House of Ivy and Sorrow
As an honorary Southerner I appreciate this slowly growing fad of Southern and gothic Southern settings for young adult novels. We’re seeing it more and more with the sort of paranormal books especially and I’m totally down with that. Beautiful Creatures wasn’t so bad (okay, so, I’ve only seen the movie) but it seemed a bit, I don’t know, unnecessarily stereotypical. House of Ivy and Sorrow was not. So it gets some points there right off the bat. Plus it doesn’t rely simply on the setting to add a sense of mystery or anything.
This book reallyy had a lot of potential.
Whipple began to develop a very interesting system of magic and witches. But unfortunately the House of Ivy and Sorrow is one of those books where the world building starts to overpower the rest of the book. Now, don’t get me wrong. I liked the book well enough. But the House of Ivy and Sorrow sets up a much broader magical world that just isn’t expanded upon enough. At times I felt like the author copped out with her explanations and while the whole only-women-can-have-magic thing was interesting… it just wasn’t very well expounded upon. She started to introduce certain types of exceptions to the rule but I just didn’t find her explanations compelling.
I don’t know. I wanted to like this book more than I did, I think.
House of Ivy and Sorrow follows the story of Josephine Hemlock, a teenage witch from a prestigious family of magic users. In this world, only women can be born magic users and so Josephine – named for her father – has grown up surrounded by the women of her family and their closest friends. Unfortunately, the Hemlock line is dwindling and except for her grandmother Josephine is the last of them. A terrible curse has befallen her family and after striking down her mother ten years ago it’s come back after her family again.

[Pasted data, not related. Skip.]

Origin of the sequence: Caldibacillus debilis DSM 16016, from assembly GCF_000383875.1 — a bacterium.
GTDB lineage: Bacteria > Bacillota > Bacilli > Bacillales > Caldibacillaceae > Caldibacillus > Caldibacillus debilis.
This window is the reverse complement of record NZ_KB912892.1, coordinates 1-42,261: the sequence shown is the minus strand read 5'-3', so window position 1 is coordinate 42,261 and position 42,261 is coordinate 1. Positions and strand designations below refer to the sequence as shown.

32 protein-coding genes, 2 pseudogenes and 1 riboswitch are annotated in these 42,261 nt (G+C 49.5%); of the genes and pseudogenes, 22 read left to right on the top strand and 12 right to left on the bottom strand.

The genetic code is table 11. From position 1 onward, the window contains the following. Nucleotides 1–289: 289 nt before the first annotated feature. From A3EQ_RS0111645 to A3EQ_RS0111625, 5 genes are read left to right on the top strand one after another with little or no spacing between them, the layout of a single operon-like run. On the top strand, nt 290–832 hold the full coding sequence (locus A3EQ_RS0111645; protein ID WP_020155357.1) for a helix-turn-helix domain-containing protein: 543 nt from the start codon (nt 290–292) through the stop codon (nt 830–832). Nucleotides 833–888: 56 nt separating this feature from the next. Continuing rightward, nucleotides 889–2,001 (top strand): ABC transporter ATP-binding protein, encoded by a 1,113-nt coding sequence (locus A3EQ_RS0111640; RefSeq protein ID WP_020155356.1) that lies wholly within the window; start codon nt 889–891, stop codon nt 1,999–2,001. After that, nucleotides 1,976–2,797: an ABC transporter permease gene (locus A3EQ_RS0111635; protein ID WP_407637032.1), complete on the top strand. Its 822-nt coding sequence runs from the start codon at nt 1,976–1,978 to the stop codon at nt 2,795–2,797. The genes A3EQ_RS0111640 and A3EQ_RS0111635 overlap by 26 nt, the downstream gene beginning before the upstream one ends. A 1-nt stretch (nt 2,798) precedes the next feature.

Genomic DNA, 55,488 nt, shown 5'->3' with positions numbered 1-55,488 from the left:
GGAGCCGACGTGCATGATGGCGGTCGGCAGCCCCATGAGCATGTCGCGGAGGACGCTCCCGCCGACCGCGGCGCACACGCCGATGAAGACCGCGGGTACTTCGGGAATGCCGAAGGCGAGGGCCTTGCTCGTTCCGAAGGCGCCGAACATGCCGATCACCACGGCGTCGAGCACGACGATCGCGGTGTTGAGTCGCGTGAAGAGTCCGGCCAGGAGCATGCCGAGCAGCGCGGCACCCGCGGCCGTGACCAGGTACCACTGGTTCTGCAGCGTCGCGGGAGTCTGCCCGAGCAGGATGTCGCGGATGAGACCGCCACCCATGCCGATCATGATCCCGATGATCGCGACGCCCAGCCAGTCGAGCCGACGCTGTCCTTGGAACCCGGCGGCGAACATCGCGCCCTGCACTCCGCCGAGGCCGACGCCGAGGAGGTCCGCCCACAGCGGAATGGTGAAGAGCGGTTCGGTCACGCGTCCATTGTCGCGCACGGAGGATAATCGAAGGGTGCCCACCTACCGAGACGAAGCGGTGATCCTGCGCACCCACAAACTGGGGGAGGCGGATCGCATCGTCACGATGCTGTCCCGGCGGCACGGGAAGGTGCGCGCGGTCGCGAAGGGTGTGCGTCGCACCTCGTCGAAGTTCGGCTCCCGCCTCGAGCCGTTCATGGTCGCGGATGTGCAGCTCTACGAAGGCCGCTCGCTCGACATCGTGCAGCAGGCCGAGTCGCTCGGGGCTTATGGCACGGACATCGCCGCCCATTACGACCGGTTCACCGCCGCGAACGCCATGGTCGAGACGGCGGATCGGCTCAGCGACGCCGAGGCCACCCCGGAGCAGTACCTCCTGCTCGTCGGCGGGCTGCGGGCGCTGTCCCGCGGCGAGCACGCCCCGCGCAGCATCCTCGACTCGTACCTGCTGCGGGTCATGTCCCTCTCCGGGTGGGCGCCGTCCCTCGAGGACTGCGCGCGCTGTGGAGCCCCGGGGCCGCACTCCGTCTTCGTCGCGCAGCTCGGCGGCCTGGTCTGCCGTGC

The thing is that we only focus on this half of the plot occasionally. I liked that Josephine grew up in a normal town with a normal life and normal friends but the book is almost too normal at times. Whipple created this fantastic history and backstory and series of rules for magic but then she tries too hard to make Josephine seem like just an ordinary person. The rest focuses on Josephine’s uninteresting sort of potential-but-not-really love triangle between her, Winn, and some mysterious guy named Levi or her relationship with her friends. Josephine and her friends are kind of interesting and I enjoyed their relationship but the way they acted all the time was just unrealistic and I really didn’t get why every difficult or stressful thing warranted going home to eat pudding.
I’m just like: FOCUS. People are dying and at risk of dying. Get it together.
Ultimately, I struggled to finish this book only because I didn’t find it that interesting. But I think it might just not have been my cup of tea so to speak. I think that for fans of Beautiful Creatures and other similar books it would be just fine. I came into this one a bit critical and had just hoped for more. That said, don’t let it discourage you from checking it out because it’s definitely a book that genre fans would appreciate.
House of Ivy and Sorrow suffered from an underdeveloped and poorly explained – though initially quite interesting – secret, magical world. There was a lot of potential but uninteresting romantic plots and unrealistic portrayals in the face of death and danger hurt the overall story. Still, paranormal fans will probably find quite a bit to like about this one.